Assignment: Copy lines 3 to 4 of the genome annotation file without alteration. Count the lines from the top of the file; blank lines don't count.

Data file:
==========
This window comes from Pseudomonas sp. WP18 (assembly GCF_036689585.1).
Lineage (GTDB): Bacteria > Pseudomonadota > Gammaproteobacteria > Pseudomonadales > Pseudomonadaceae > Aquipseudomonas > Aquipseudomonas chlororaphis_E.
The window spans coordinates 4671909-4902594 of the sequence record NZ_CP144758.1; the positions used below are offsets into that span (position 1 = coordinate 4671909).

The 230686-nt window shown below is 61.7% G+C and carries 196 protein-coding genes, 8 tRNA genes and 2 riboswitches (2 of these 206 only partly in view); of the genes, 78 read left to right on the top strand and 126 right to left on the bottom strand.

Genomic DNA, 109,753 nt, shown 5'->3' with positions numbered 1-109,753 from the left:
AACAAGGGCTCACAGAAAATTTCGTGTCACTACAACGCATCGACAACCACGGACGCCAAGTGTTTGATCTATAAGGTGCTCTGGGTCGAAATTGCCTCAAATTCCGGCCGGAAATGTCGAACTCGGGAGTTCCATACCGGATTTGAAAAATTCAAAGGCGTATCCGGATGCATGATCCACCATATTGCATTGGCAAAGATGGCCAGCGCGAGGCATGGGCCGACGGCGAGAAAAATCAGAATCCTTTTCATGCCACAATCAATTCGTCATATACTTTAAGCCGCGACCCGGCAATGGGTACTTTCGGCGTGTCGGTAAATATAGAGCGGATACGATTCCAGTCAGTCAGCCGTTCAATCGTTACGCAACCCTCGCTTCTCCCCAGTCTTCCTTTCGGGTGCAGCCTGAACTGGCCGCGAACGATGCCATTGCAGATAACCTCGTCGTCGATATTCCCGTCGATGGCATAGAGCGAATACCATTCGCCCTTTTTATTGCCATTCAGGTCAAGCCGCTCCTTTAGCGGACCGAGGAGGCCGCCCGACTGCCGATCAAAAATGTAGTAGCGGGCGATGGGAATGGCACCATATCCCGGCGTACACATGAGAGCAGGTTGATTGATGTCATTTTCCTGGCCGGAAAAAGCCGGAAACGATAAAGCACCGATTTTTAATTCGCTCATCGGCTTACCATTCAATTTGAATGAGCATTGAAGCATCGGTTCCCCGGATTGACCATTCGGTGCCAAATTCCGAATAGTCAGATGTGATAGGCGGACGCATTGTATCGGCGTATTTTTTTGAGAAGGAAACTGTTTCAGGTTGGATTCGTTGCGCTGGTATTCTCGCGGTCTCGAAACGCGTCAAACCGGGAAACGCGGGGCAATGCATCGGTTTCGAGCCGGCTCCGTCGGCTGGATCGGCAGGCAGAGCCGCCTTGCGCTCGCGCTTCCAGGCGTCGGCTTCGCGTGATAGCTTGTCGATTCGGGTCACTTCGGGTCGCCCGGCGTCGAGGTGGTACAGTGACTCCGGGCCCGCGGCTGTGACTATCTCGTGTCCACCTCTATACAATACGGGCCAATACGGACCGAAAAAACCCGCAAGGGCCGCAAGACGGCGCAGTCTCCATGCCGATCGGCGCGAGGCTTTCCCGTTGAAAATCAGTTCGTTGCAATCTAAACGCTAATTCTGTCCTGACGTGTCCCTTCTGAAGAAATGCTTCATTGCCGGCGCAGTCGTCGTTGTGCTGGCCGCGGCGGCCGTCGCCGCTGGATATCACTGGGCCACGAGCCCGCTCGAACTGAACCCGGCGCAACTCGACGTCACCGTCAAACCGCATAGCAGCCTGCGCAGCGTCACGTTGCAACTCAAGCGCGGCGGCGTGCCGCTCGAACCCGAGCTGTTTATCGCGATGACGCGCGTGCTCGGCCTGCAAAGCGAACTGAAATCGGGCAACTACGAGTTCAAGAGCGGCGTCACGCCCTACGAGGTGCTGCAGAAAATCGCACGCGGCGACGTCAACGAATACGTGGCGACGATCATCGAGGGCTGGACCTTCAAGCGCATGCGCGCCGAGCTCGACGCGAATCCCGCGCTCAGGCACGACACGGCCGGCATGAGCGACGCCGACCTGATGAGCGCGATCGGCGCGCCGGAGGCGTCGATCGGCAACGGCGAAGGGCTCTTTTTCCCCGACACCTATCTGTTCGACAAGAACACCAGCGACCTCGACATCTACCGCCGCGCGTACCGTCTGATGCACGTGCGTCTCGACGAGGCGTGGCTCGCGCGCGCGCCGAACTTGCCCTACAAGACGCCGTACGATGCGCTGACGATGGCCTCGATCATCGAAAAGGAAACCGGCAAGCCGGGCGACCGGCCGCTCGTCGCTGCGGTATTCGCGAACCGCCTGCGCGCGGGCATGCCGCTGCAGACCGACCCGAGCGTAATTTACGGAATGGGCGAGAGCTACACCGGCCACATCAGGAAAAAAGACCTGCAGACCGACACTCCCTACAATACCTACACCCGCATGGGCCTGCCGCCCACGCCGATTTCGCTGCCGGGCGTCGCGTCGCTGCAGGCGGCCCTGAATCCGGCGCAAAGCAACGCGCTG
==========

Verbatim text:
The window spans coordinates 4671909-4902594 of the sequence record NZ_CP144758.1; the positions used below are offsets into that span (position 1 = coordinate 4671909).

The 230686-nt window shown below is 61.7% G+C and carries 196 protein-coding genes, 8 tRNA genes and 2 riboswitches (2 of these 206 only partly in view); of the genes, 78 read left to right on the top strand and 126 right to left on the bottom strand.